Why I’ll miss church in the city

More news on this later, but a move is in the works for me and Erik, and a move that means I won’t be doing church in the city anymore for awhile.

Working at a big church on a busy corner in the city means that you are constantly in the mix with any possible cocktail of the human condition—dogding slow-moving tourists when you’re in a hurry, smiling at the panhandler on our corner who comes daily with his dog, wondering at the amount of money some people will spend on shoes—and all of that mix comes into the church, too—to gawk at the great stained glass, rest a few minutes (or more) in the pews, go to AA meetings, stop by on church business.

On Sunday, I had two huge reminders of what I’ll miss. After the morning services, a new deacon who had just finished his shift in the narthex giving tours and answering questions caught me at the receptionist desk, wondering about locking up the church. As a deacon, he’s likely one of our more experienced and connected members. But he was fairly surprised that the doors would stay open, and people could continue to come in and mill around the sanctuary for the rest of the day. A locked church sends the wrong message. It is a gift to be at a church that keeps its doors unlocked, where you might run into anyone taking a moment to pray or rest.

And then there was vespers. Halfway through the service, I had to break up a little altercation between two women in the communion line. It seems one had stepped on the other’s foot. Both women didn’t have the emotional resources to let an incident like this just slide, and so had descended into shout-whispers demanding apologies,  casting blame. (A good reminder, I thought, that even those of us with a bit more emotional control probably would say some pretty nasty things about our fellow travellers in the communion line if our social controls didn’t hold us back.) It turned out just fine. One woman just needed a hand on her shoulder, reassurance that she was safe, and a few extra feet between her and the other. The other woman needed to talk it out a bit longer (although, her reasoning was incoherent, evidenced by the moment when she claimed to be an assistant pastor and threatened to have security throw me out of the sanctuary!).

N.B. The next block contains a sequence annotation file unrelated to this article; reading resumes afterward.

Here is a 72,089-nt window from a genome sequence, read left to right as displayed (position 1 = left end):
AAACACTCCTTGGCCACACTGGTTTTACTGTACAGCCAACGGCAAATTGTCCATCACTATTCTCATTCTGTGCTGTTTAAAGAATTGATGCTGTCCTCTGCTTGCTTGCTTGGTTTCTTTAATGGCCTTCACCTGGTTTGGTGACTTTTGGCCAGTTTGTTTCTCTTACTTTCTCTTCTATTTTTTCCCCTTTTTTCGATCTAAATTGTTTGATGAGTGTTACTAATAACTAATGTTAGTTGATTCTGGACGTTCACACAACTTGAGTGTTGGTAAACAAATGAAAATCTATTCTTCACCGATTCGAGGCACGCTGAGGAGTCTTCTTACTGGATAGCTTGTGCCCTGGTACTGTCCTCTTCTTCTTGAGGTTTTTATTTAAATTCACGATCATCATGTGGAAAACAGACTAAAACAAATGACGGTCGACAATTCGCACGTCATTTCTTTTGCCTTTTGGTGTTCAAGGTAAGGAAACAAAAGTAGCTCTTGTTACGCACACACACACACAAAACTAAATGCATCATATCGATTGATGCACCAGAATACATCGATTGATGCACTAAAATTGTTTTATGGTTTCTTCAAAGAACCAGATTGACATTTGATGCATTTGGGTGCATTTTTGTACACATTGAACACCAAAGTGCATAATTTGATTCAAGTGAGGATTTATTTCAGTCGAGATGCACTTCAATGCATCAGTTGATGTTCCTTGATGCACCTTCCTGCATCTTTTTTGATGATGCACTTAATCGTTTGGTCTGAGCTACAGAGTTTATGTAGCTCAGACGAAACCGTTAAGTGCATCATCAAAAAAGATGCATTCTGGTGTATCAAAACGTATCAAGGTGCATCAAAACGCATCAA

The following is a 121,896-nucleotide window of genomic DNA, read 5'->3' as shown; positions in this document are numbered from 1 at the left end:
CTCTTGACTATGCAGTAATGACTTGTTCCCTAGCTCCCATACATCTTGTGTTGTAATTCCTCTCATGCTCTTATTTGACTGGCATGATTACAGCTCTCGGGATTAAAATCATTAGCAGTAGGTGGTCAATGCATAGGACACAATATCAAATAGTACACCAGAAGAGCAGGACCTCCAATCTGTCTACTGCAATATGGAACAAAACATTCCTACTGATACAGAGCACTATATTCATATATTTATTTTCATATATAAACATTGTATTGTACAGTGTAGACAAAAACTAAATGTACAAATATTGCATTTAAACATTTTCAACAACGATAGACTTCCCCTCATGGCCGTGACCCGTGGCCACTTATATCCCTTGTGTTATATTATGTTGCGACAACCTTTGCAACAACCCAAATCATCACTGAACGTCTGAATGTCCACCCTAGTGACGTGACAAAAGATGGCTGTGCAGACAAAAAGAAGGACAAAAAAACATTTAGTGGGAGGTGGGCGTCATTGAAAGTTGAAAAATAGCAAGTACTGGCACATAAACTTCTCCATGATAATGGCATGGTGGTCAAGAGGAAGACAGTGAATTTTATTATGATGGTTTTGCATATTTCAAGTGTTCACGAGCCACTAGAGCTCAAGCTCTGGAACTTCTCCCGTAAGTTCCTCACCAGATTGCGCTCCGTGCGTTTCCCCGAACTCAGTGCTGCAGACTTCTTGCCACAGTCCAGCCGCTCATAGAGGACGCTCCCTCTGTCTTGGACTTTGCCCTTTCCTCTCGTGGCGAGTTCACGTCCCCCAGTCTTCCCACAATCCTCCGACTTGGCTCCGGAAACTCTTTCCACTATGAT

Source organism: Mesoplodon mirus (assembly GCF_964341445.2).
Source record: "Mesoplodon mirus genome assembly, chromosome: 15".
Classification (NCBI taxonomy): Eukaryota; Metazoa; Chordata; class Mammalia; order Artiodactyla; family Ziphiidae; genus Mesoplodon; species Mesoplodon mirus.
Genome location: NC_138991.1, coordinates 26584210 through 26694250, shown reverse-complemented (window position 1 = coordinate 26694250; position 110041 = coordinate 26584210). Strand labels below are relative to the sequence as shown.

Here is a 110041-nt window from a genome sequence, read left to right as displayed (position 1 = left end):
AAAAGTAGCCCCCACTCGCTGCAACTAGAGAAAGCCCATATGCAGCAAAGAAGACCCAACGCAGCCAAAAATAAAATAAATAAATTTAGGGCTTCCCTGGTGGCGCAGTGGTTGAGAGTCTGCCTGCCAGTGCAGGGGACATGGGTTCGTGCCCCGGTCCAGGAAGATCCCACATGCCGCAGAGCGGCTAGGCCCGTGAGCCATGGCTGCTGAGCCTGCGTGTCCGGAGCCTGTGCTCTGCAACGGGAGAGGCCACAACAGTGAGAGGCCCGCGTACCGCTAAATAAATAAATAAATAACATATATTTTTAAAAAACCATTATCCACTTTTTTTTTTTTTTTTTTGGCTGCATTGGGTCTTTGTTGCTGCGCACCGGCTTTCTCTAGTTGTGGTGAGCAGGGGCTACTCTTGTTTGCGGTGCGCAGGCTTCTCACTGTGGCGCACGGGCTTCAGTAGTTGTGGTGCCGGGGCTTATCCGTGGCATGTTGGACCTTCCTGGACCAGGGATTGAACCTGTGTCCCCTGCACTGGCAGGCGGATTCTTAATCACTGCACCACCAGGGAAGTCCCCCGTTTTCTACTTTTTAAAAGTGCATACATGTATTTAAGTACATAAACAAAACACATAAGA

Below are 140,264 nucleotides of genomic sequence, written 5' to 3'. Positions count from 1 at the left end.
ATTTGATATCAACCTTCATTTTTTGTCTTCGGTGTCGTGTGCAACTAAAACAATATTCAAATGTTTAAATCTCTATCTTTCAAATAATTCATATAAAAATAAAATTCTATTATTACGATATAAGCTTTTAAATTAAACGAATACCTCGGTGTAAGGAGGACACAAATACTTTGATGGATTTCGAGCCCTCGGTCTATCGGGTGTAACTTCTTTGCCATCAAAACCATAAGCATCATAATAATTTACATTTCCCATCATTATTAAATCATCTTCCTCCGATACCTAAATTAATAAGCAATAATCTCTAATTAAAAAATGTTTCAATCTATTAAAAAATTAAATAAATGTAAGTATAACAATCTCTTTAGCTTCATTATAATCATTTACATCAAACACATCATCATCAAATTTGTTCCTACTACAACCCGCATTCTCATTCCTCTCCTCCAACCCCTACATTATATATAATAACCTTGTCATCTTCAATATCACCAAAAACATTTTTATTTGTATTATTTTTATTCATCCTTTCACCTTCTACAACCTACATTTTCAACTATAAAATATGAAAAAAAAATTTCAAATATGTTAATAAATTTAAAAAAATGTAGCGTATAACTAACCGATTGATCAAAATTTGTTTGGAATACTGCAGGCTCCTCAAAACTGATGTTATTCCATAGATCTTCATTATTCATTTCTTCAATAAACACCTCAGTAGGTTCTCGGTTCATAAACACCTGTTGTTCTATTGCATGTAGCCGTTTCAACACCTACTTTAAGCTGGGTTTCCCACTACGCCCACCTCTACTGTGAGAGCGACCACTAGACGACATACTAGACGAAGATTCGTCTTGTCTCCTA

All of these people, thrown into the mix of church together, and all there because somehow they want to experience God. It’s seems so easy when the church is on a busy pedestrian corner. Everyone just drops in. Human life and experience seems completely concentrated.

I have to remember that this is true in any church, even in different settings. My ten week summer assignment during seminary was in a working-class suburban church of thirty people, and that was often more intense than the city church. The suburban churches I’ve worked in truly had an amazing level of emotion and bustle, and even a great amount of drama and God-hunger once you got to know them.

And my new church will have all of thesethings I love about ministry, only in different ways than every other church I’ve worked at.

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